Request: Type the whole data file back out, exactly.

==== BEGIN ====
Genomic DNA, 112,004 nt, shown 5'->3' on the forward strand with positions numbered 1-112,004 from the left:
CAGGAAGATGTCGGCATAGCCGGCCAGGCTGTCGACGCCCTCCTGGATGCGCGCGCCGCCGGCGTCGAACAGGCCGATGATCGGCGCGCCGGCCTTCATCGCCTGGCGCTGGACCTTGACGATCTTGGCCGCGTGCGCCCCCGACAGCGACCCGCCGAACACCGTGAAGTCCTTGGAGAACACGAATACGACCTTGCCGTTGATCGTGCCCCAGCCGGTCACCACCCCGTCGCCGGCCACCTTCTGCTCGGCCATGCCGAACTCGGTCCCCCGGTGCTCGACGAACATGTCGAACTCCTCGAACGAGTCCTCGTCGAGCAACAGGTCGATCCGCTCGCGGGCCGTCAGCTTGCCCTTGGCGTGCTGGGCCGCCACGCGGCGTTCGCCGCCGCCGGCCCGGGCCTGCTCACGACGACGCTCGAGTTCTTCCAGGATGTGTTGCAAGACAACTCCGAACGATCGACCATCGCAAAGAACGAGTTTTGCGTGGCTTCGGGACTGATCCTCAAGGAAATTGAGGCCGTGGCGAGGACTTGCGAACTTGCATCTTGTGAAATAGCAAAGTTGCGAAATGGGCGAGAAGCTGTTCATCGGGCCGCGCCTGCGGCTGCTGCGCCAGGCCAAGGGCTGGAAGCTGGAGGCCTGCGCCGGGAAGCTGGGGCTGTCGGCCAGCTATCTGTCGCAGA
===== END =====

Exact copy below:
Genomic DNA, 112,004 nt, shown 5'->3' on the forward strand with positions numbered 1-112,004 from the left:
CAGGAAGATGTCGGCATAGCCGGCCAGGCTGTCGACGCCCTCCTGGATGCGCGCGCCGCCGGCGTCGAACAGGCCGATGATCGGCGCGCCGGCCTTCATCGCCTGGCGCTGGACCTTGACGATCTTGGCCGCGTGCGCCCCCGACAGCGACCCGCCGAACACCGTGAAGTCCTTGGAGAACACGAATACGACCTTGCCGTTGATCGTGCCCCAGCCGGTCACCACCCCGTCGCCGGCCACCTTCTGCTCGGCCATGCCGAACTCGGTCCCCCGGTGCTCGACGAACATGTCGAACTCCTCGAACGAGTCCTCGTCGAGCAACAGGTCGATCCGCTCGCGGGCCGTCAGCTTGCCCTTGGCGTGCTGGGCCGCCACGCGGCGTTCGCCGCCGCCGGCCCGGGCCTGCTCACGACGACGCTCGAGTTCTTCCAGGATGTGTTGCAAGACAACTCCGAACGATCGACCATCGCAAAGAACGAGTTTTGCGTGGCTTCGGGACTGATCCTCAAGGAAATTGAGGCCGTGGCGAGGACTTGCGAACTTGCATCTTGTGAAATAGCAAAGTTGCGAAATGGGCGAGAAGCTGTTCATCGGGCCGCGCCTGCGGCTGCTGCGCCAGGCCAAGGGCTGGAAGCTGGAGGCCTGCGCCGGGAAGCTGGGGCTGTCGGCCAGCTATCTGTCGCAGA